• If you have some crazy idea you'd like to experiment with, you can do so. Since it's not part of the core packages, you can play around as much as you want.

So how do you create an add-on to Yesod? I'd say it breaks down into one of three categories:

A collection of helper functions

A great example of this is yesod-goodies. The idea is to just take some commonly used code, or some code to interface with an external system like Gravatar, and package it up. Often times, this code won't even have anything to do with Yesod specifically: the Gravatar code in yesod-goodies, for example, is just interested in generating the appropriate URLs.

There are some things to keep in mind when writing this kind of code, such as keeping your type variables more generic. For example, in a typical Yesod site, you could write something like:

someFunction :: Int -> Handler RepHtml

But in generic code, you can't use the Handler type alias. Instead, you'll need to use GHandler (generic handler), and leave type variables empty for the sub and master sites, e.g.:

someFunction :: Int -> GHandler sub master RepHtml

Pre-built Widgets

Remember that Yesod was built with reusable components in mind. One of the strongest examples is Widgets, allowing you to bundle together HTML, CSS, and Javascript. One possibility is to take some external API (like Google Maps) and package up some front end to it (for example, Haskellers has some location selecting code in it).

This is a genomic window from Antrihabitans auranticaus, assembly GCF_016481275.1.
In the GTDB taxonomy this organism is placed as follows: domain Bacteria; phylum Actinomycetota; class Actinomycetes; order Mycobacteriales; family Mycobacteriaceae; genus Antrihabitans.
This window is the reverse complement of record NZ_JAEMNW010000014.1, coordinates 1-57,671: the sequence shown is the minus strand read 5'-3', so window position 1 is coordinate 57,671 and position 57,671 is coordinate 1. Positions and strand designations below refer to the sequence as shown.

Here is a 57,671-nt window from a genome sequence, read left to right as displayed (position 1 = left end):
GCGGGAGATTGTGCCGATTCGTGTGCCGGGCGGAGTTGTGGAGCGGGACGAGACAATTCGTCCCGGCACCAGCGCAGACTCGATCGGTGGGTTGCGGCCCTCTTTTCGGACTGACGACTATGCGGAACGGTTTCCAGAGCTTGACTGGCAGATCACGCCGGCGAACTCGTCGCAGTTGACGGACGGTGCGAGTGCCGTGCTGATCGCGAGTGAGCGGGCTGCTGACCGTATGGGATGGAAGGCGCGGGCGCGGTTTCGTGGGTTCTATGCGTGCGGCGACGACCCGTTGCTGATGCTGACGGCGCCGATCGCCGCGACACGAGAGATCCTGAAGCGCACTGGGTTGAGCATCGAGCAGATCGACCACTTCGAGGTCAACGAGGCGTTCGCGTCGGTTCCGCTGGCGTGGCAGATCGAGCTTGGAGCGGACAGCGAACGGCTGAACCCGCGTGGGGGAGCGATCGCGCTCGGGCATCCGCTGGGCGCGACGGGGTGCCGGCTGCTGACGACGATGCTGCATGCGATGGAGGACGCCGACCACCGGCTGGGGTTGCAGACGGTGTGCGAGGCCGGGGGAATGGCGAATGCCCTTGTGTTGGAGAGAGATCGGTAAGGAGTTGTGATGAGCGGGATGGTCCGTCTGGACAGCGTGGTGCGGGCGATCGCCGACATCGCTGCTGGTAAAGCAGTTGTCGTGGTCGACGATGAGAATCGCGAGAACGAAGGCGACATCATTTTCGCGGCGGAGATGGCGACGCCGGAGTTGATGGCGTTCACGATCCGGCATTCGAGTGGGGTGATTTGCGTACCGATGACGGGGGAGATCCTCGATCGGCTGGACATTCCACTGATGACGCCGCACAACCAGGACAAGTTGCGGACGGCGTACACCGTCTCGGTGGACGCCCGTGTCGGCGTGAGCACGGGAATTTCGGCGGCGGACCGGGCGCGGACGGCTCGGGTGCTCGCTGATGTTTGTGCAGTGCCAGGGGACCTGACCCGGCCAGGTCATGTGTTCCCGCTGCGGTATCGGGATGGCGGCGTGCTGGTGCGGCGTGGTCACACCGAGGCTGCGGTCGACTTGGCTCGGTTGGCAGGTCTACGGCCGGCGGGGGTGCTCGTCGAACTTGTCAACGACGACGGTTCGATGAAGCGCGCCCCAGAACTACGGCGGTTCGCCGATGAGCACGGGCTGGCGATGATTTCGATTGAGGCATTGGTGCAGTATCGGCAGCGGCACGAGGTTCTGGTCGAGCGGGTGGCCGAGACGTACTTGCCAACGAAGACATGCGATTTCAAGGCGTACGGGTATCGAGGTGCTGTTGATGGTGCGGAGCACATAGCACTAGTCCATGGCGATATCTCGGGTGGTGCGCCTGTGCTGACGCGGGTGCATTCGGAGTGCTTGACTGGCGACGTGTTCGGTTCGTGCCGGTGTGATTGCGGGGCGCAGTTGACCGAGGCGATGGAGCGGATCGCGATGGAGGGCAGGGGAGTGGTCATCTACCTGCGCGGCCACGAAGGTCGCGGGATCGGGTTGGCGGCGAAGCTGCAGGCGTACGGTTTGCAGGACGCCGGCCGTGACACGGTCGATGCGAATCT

Like Handler, you'll need to change your type signature a bit, e.g.:

mapSelector :: GWidget sub master ()

And you can also use type classes to specify some additional requirements. For example, if you're going to be using jQuery, you could write something like:

usesJquery :: YesodJquery master => GWidget sub master ()
usesJquery = do
    master <- lift getYesod
    addScriptEither $ urlJqueryJs master
    ...

Subsites

The other major reusable component in Yesod is subsites. This allows you to package up entire sets of route handlers and reuse them across multiple sites. There's a very solid example of a chat subsite in the Yesod book. Other existing subsites are for authentication and static files. And another subsite others have been working on is an admin subsite (similar to Django's admin system).

Conclusion

I think this initiative will allow more users to become involved in Yesod development, and let more interesting bits of code come out of the woodwork. None of this is to say that the Yesod core team is going to start turning away pull requests. Quite the contrary, we'll still happily be accepting added features that are solid and stable. (And of course bug fixes and performance enhancements will continue as well.) This also doesn't mean you're on your own: if you have an idea and want some help bringing it to fruition, bring it up on the mailing list, there are lots of great people there who can give amazing feedback.

As this add-on process progresses, I'm also hoping users start writing more blog posts about their experiences in writing these add-ons, and eventually we can get a community-driven set of guides for new add-on writers. I also believe that in the near future, there will be even more advantages available to add-on authors, but that idea will have to wait for a later blog post.